Mortgage Broker and Loan Officer
When you need a mortgage, you need to know the difference between a mortgage broker and a mortgage banker. Because a new home is the result of the work of both mortgage broker and mortgage banker, people frequently confuse the two. However, understanding how they differ is helpful to your mortgage loan process.
About Mortgage Brokers
During the mortgage loan process, an individual or company who is an independent agent for the mortgage loan borrower as well as the lender is a mortgage broker. A mortgage broker facilitates things for you and your lender, which can be one of the following: a credit union, bank, trust company, finance company, mortgage corporation or even an individual investor. Acting as a facilitator between you and your lender, your mortgage broker can match you with a bank, trust company, credit union, mortgage corporation, finance company or even an individual, private investor. You partner with a mortgage broker to look at your financial situation and lead you to the lender who has the right loan for you. From application to closing, your mortgage broker facilitates the loan process: presenting your mortgage application to a number of lenders, and coordinating the process with the lender through to closing. The borrower gives a commission to the broker if the loan closes.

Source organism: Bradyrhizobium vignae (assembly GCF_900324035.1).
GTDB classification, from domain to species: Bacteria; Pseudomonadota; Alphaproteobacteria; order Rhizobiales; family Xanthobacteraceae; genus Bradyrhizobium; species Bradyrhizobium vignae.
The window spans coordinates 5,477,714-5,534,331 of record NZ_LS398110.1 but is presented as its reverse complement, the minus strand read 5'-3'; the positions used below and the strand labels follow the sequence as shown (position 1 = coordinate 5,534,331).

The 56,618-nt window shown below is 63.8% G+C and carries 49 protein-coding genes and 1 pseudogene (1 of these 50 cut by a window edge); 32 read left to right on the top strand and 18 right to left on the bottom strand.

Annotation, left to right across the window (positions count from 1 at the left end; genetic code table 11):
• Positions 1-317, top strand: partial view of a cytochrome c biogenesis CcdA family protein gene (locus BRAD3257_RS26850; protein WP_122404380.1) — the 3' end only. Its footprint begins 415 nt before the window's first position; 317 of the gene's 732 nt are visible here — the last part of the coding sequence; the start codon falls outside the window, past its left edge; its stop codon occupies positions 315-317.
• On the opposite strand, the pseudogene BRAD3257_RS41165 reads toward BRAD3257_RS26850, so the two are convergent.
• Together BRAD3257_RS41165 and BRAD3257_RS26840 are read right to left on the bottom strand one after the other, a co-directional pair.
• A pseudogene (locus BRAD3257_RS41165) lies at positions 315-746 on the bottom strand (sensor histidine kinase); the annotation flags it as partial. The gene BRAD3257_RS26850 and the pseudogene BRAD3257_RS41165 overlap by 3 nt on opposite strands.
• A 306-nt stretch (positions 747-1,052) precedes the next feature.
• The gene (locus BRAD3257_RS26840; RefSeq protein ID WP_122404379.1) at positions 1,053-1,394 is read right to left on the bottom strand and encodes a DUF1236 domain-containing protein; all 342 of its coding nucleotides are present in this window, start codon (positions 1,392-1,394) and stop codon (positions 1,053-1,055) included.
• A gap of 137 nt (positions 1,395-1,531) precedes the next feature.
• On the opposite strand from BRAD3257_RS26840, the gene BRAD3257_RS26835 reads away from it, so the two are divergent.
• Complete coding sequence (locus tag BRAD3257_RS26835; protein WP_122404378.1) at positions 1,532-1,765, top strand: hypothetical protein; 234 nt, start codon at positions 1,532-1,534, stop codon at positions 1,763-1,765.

About Loan Officers
Lending Institutions (banks, finance companies, and others) employ mortgage bankers to market, and process mortgage loans solely originated by that specific institution. Although a loan officer may offer quite a variety of loan programs, they are all programs with that particular lender.
A loan officer (also called an "account executive" or "loan representative") represents the borrower to the lender.
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